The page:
School Climate & Safety News in Brief

Small Buses Must Have Safer Belts, U.S. Rule Says

By The Associated Press — October 21, 2008 1 min read

Smaller school buses will have to be equipped with three-point, lap-and-shoulder seat belts for the first time, and larger buses will have higher seat backs, under a federal rule announced last week.

The seat belts will only have to be installed in new buses weighing 5 tons or less, and the requirement will not take effect until 2011. These smaller school buses are already required to have lap belts, but not the safer, harness-style belts. There is no seat belt requirement for larger buses.

U.S. Transportation Secretary Mary Peters said she stopped short of requiring seat belts for larger buses because they could limit the number of children who could squeeze into seats, forcing some children to come to school by less safe means. School districts sometimes expect as many as three younger children to share a bus seat, but if there were only two belts installed per seat, fewer children would be able to ride the bus, she said.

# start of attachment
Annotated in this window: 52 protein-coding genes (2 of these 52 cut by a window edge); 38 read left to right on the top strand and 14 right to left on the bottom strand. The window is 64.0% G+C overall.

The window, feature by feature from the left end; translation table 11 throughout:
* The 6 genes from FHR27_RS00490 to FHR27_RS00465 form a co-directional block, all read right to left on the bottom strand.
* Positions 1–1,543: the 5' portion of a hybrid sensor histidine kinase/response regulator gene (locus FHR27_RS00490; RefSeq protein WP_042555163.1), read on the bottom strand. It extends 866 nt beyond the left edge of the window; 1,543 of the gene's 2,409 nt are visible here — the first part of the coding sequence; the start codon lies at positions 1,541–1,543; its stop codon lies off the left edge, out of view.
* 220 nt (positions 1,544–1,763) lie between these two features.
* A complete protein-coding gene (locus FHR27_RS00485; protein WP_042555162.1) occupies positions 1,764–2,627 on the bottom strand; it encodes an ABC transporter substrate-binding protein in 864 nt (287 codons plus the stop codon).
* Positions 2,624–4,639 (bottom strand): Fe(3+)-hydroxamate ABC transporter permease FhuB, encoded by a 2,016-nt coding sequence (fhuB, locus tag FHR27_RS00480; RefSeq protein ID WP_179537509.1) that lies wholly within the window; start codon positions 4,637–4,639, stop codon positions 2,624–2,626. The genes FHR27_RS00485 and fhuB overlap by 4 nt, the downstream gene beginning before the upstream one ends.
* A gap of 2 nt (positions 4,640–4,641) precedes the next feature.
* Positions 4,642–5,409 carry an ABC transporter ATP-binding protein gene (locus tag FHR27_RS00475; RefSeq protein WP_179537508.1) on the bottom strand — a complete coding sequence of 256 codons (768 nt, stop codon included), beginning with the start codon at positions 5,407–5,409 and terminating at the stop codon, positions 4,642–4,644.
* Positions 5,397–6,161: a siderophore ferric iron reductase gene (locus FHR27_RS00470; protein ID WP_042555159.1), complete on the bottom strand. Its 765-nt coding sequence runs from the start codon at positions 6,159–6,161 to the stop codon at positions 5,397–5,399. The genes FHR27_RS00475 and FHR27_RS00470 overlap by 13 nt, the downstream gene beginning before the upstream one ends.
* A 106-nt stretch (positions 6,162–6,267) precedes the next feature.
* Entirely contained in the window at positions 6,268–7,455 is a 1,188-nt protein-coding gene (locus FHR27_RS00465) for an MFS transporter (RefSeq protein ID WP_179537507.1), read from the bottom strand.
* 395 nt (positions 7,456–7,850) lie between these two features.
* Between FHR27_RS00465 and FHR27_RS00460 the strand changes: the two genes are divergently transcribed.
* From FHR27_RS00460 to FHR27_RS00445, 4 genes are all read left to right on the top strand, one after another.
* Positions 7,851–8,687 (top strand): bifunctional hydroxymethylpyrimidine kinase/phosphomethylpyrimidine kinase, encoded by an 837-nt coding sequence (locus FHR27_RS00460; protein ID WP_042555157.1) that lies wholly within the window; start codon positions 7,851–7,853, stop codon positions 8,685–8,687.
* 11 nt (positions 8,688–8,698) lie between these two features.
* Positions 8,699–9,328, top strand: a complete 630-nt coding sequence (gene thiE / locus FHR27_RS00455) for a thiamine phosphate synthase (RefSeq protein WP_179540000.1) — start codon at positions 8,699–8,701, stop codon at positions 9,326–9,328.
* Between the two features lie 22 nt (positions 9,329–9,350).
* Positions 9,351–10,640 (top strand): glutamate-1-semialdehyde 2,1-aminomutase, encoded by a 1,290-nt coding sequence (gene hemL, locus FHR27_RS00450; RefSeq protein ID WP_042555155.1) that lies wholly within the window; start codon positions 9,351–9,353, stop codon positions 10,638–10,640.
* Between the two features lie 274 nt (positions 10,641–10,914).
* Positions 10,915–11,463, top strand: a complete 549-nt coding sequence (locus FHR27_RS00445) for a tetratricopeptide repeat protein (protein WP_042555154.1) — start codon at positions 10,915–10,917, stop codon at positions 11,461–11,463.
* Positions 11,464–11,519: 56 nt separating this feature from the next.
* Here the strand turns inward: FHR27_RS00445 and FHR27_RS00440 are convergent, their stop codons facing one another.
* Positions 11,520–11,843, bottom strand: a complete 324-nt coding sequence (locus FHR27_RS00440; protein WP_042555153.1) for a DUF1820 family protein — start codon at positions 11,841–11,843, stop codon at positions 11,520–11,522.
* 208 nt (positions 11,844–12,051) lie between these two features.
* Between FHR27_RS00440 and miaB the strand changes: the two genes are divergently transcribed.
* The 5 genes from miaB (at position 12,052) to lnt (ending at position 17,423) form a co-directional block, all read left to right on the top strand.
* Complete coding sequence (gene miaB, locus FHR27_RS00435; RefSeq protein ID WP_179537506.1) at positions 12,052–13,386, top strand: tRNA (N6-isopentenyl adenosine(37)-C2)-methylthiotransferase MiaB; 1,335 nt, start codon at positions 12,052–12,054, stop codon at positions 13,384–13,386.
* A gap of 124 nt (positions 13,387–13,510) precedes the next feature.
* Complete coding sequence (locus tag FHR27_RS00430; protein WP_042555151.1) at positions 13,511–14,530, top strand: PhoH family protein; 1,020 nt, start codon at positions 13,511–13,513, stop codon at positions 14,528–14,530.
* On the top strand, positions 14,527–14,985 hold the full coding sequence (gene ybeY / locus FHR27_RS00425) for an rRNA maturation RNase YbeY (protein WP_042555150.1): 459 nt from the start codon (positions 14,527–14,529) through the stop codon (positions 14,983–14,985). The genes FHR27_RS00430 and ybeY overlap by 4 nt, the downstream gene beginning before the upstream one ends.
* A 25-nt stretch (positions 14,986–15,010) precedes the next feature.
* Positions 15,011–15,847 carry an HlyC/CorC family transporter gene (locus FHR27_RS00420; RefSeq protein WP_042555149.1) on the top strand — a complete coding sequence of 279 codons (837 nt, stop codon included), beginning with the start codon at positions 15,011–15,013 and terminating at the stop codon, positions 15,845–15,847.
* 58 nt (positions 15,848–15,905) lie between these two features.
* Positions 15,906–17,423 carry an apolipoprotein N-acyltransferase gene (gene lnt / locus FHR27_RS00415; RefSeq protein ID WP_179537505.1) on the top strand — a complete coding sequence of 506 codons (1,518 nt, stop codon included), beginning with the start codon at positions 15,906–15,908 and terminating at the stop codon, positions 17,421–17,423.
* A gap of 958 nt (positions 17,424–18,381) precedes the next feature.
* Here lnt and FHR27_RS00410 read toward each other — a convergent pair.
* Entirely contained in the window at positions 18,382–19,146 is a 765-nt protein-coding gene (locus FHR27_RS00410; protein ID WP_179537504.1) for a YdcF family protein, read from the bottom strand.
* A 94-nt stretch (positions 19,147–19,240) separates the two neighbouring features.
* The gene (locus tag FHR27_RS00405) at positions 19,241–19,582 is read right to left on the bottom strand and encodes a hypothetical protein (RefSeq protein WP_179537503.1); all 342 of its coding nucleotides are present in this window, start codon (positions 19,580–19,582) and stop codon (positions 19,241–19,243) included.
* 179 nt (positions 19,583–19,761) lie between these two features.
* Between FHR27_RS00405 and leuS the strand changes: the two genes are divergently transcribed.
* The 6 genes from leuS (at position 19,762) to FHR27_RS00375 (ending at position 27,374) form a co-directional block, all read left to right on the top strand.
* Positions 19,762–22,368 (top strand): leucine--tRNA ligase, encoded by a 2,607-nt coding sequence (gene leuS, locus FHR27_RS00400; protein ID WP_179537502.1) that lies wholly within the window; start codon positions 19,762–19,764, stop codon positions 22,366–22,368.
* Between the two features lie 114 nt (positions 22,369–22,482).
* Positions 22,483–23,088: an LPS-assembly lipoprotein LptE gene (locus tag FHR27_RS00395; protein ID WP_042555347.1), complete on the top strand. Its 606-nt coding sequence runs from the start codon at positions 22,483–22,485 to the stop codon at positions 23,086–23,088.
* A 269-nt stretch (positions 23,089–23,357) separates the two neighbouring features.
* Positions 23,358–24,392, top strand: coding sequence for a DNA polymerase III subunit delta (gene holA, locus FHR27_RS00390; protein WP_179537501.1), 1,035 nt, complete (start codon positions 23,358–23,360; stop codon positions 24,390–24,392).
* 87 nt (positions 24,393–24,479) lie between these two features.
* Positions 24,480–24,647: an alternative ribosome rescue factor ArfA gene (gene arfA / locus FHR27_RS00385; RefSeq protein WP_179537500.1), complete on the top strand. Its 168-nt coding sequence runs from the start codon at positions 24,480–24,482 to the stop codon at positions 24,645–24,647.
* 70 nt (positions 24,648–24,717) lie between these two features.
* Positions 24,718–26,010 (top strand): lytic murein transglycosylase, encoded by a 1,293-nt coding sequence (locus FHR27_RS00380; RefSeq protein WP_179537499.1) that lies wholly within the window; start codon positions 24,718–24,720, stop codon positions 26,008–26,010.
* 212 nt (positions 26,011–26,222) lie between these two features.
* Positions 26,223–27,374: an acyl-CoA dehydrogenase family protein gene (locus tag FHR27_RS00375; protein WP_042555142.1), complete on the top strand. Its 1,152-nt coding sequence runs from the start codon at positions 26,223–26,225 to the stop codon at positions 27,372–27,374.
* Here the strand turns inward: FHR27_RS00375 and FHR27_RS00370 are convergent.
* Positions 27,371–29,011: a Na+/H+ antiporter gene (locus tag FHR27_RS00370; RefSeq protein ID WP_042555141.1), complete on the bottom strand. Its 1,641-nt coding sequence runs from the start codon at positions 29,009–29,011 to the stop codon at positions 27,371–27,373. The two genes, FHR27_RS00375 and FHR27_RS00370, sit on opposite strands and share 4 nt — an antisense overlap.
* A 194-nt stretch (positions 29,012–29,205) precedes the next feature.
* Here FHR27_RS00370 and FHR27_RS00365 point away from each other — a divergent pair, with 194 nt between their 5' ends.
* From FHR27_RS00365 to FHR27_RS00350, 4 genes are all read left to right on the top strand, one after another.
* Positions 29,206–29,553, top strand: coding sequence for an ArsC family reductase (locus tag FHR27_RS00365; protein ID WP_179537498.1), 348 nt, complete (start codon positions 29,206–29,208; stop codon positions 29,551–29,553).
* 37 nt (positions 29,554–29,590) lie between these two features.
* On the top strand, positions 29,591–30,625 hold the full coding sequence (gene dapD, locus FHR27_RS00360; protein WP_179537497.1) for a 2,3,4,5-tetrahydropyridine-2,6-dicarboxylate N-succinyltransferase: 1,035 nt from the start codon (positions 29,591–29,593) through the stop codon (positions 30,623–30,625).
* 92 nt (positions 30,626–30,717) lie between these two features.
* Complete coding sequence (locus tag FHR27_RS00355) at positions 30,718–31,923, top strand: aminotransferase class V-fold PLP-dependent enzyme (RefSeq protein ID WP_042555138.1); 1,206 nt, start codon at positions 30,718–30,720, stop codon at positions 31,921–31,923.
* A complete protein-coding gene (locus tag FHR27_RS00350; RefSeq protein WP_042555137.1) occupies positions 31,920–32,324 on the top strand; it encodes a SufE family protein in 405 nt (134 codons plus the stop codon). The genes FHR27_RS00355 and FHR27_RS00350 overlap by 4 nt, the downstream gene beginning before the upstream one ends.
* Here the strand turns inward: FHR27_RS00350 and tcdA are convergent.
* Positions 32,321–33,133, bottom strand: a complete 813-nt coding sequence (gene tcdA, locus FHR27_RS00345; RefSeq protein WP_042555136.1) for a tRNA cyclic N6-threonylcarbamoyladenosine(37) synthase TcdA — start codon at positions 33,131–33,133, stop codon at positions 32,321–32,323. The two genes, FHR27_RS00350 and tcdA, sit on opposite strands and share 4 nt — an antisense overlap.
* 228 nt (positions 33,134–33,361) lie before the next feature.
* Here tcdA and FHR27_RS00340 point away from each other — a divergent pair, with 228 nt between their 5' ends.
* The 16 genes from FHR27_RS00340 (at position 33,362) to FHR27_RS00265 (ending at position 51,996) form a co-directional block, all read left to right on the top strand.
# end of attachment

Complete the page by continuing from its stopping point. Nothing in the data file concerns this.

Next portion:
“We wanted to make sure that any measures we put forth don’t needlessly limit the capacity of the buses and then force that school or that school district to have more children walking, riding with parents, biking, et cetera,” Ms. Peters said.

Alabama Gov. Bob Riley sits in a school bus equipped with safety belts on Oct. 15. A new federal seat belt rule was drafted after the deaths of four Alabama students in a school bus crash in 2006.

Schools purchase about 2,500 of the smaller school buses each year, according to the U.S. Transportation Department. The buses seat about 16 to 20 students, while the larger buses typically carry more than 50 students.

The new rule also includes a performance standard for seat belts on new, larger buses so that schools that want to voluntarily add belts will have guidance on what belts are best, Ms. Peters said.

In addition, the Transportation Department is increasing the required height of seat backs on new buses to 24 inches, up from the current 20 inches. Higher seat backs will help keep taller, heavier children from being thrown over seats in a crash, Ms. Peters said. That rule will be phased in beginning in the fall of 2009 and become fully effective in 2011.

A version of this article appeared in the October 22, 2008 edition of Education Week

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